A Look Back at the Bhopal Gas Tragedy – 30 Years Later

A piece by The Hindu looks back at the Indian Bhopal gas tragedy, which will have happened 30 years ago come December. “The leakage of the deadly methyl isocyanate gas from the Union Carbide Corporation (UCC) factory in Bhopal went down in history as one of the worst industrial disasters in the world. But after all these years, has anything changed in India with regard to adoption of environmental safeguards before promoting industries and related projects?” the article asks. The answer, seems unfortunately, to be no.

Repercussions are still being felt today. Here’s an excerpt from the article:

“According to a January 2013 report of the Indian Institute of Toxicology Research, Lucknow, the soil and groundwater within 3.5 kilometres from the UCC factory site is contaminated with cancer- and birth defect-causing chemicals. ‘The contamination of soil and groundwater actually predates the disaster,’ says activist Satinath Sarangi, who has fought for the cause of gas leak survivors. ‘From 1969 to 1977, Union Carbide used to dump its toxic wastes at 21 spots, most of them unlined pits, inside the 68-acre factory premises. Despite 17 agencies, including government and non-governmental organisations, carrying out studies over the past two decades, a comprehensive plan for remediation of the soil and groundwater has not been prepared,’ he says.”

Rashida Bee, president of Bhopal Gas Peedit Mahila Stationery Karmachari Sangh, told The Hindu that three generations of gas leak victims have suffered, with their children being born with disabilities but little was done by the government to help victims and to give medical assistance to their families.

The issue of compensation and fairness is deep.

The article states: “On Friday, October 31, when the news of Warren Anderson’s death spread across Bhopal, survivors of the tragedy got together to spit on a photograph of the former UCC CEO, the first accused in the case and a fugitive from justice. Survivors are unhappy with the court proceedings and compensation. ‘While over 25,000 people have died in the disaster, the government has paid compensation for only 5,295 deaths. The government acknowledged in June 2010 that the compensation it accepted from Union Carbide was indeed inadequate. Following this, both the Central and State governments have filed curative petitions in the Supreme Court seeking additional compensation of $1.2 billion,’ Sarangi says.”

So what about learning lessons from the incident? Changing policies? The article says lessons from the tragedy have not been taken seriously.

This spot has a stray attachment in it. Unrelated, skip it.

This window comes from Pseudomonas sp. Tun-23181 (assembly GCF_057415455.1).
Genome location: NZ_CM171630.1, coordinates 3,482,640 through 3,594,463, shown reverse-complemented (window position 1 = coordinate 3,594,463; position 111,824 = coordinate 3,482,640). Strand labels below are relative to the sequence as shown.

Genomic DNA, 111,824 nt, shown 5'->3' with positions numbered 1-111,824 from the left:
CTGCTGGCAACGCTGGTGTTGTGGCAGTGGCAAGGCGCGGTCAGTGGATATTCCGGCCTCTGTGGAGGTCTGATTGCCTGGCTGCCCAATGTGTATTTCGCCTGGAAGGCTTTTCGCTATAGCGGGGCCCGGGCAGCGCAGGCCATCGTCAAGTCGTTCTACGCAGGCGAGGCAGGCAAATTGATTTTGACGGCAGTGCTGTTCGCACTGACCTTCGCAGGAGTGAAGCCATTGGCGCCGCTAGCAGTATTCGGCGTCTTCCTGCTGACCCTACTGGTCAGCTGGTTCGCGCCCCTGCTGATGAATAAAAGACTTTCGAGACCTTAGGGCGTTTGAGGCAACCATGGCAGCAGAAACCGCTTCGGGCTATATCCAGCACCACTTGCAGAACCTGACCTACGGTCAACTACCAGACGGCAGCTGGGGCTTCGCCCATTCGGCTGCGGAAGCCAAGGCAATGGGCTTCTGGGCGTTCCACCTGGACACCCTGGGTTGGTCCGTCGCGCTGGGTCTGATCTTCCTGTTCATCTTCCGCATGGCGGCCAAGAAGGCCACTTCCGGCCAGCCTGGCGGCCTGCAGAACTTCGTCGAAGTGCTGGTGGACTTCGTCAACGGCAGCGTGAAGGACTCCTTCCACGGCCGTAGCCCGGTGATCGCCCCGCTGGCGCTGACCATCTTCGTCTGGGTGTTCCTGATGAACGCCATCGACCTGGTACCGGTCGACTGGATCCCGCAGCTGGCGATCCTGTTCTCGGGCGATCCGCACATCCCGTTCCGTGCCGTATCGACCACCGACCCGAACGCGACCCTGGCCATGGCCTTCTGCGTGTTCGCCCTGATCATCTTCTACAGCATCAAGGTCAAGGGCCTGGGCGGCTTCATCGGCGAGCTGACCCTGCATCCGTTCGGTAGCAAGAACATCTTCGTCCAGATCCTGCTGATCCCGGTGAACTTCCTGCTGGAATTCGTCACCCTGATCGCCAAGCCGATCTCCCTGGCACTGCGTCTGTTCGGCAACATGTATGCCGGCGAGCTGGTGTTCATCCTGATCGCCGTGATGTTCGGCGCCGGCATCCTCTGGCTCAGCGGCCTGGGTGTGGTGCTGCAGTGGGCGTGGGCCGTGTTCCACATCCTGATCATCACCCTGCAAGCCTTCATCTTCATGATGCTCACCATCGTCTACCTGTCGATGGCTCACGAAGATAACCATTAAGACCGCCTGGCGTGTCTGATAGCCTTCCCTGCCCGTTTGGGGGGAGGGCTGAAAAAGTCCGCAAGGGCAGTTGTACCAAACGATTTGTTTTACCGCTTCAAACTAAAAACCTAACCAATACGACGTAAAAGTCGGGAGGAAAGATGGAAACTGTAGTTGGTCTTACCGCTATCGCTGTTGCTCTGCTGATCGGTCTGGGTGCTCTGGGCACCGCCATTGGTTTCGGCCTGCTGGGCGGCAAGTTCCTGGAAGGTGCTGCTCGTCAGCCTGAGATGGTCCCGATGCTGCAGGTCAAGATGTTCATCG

Here’s what The Hindu article reports:

“Environmental activist Nityanand Jayaraman says key lessons such as choosing appropriate sites for projects are violated to this day. ‘Take the proposed Cheyyur thermal power project in Tamil Nadu, for instance. If the power plant pollutes the land and waterbodies, who will compensate affected local communities?’ he asks. ‘Another example is the Gorakhpur nuclear power project planned in Fatehabad. Located close to dense human habitations, the project has already raised several concerns,’ he says.

“Disaster response is another important lesson. ‘In Japan, even small children know how to respond to a disaster such as [an] earthquake, but go to Kudankulam and the local villagers know very little about how to respond to any radiation leak,’ he says.

“The lack of preparedness in the face of hazardous pollution shows in the case of mercury pollution in Kodaikanal. Mahendra Babu, president, Ponds HLL Ex-Mercury Workers’ Welfare Association, said that in 2001, the Kodaikanal mercury thermometer factory of Hindustan Unilever Ltd. (then Hindustan Lever) shut down, but 36 ex-workers of the factory died from hazardous exposure to mercury. ‘In the past 10 years, 11 committees, including a Supreme Court-monitored committee, has been set up to redress grievances arising out of the pollution from the factory. No thorough clean-up of the factory site has been done as yet,’ he says.”


For more facts about the Bhopal incident, click here: http://news.bbc.co.uk/onthisday/hi/dates/stories/december/3/newsid_2698000/2698709.stm

For the article from The Hindu, click here: http://www.thehindu.com/sunday-anchor/30-years-after-the-bhopal-gas-tragedy/article6555780.ece?homepage=true